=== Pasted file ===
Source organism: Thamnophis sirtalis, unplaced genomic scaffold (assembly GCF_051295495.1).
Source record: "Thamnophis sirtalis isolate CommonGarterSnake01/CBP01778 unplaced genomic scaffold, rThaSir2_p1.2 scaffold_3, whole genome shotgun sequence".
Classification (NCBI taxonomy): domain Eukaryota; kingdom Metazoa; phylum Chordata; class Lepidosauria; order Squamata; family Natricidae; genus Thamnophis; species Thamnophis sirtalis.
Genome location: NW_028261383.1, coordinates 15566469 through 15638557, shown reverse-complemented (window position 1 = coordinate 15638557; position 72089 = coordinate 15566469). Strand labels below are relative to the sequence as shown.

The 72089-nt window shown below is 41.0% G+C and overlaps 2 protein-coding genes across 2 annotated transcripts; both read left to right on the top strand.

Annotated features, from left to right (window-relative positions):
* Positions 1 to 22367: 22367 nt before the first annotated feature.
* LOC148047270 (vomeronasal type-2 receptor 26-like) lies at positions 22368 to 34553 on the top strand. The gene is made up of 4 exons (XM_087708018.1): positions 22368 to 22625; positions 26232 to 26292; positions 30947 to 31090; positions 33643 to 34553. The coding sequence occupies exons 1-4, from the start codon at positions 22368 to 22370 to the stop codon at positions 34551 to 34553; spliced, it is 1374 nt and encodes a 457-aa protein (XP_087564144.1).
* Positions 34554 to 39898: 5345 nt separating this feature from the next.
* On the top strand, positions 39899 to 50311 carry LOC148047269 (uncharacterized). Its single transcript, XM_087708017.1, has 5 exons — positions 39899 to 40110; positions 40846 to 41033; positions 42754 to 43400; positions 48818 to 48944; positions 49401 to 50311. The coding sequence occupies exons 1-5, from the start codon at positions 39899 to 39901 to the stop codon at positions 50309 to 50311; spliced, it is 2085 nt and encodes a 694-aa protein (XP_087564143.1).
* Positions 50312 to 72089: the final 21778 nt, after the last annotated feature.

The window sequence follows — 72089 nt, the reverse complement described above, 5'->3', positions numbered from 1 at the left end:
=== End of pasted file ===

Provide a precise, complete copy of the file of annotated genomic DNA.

Source organism: Thamnophis sirtalis, unplaced genomic scaffold (assembly GCF_051295495.1).
Source record: "Thamnophis sirtalis isolate CommonGarterSnake01/CBP01778 unplaced genomic scaffold, rThaSir2_p1.2 scaffold_3, whole genome shotgun sequence".
Classification (NCBI taxonomy): domain Eukaryota; kingdom Metazoa; phylum Chordata; class Lepidosauria; order Squamata; family Natricidae; genus Thamnophis; species Thamnophis sirtalis.
Genome location: NW_028261383.1, coordinates 15566469 through 15638557, shown reverse-complemented (window position 1 = coordinate 15638557; position 72089 = coordinate 15566469). Strand labels below are relative to the sequence as shown.

The 72089-nt window shown below is 41.0% G+C and overlaps 2 protein-coding genes across 2 annotated transcripts; both read left to right on the top strand.

Annotated features, from left to right (window-relative positions):
* Positions 1 to 22367: 22367 nt before the first annotated feature.
* LOC148047270 (vomeronasal type-2 receptor 26-like) lies at positions 22368 to 34553 on the top strand. The gene is made up of 4 exons (XM_087708018.1): positions 22368 to 22625; positions 26232 to 26292; positions 30947 to 31090; positions 33643 to 34553. The coding sequence occupies exons 1-4, from the start codon at positions 22368 to 22370 to the stop codon at positions 34551 to 34553; spliced, it is 1374 nt and encodes a 457-aa protein (XP_087564144.1).
* Positions 34554 to 39898: 5345 nt separating this feature from the next.
* On the top strand, positions 39899 to 50311 carry LOC148047269 (uncharacterized). Its single transcript, XM_087708017.1, has 5 exons — positions 39899 to 40110; positions 40846 to 41033; positions 42754 to 43400; positions 48818 to 48944; positions 49401 to 50311. The coding sequence occupies exons 1-5, from the start codon at positions 39899 to 39901 to the stop codon at positions 50309 to 50311; spliced, it is 2085 nt and encodes a 694-aa protein (XP_087564143.1).
* Positions 50312 to 72089: the final 21778 nt, after the last annotated feature.

The window sequence follows — 72089 nt, the reverse complement described above, 5'->3', positions numbered from 1 at the left end: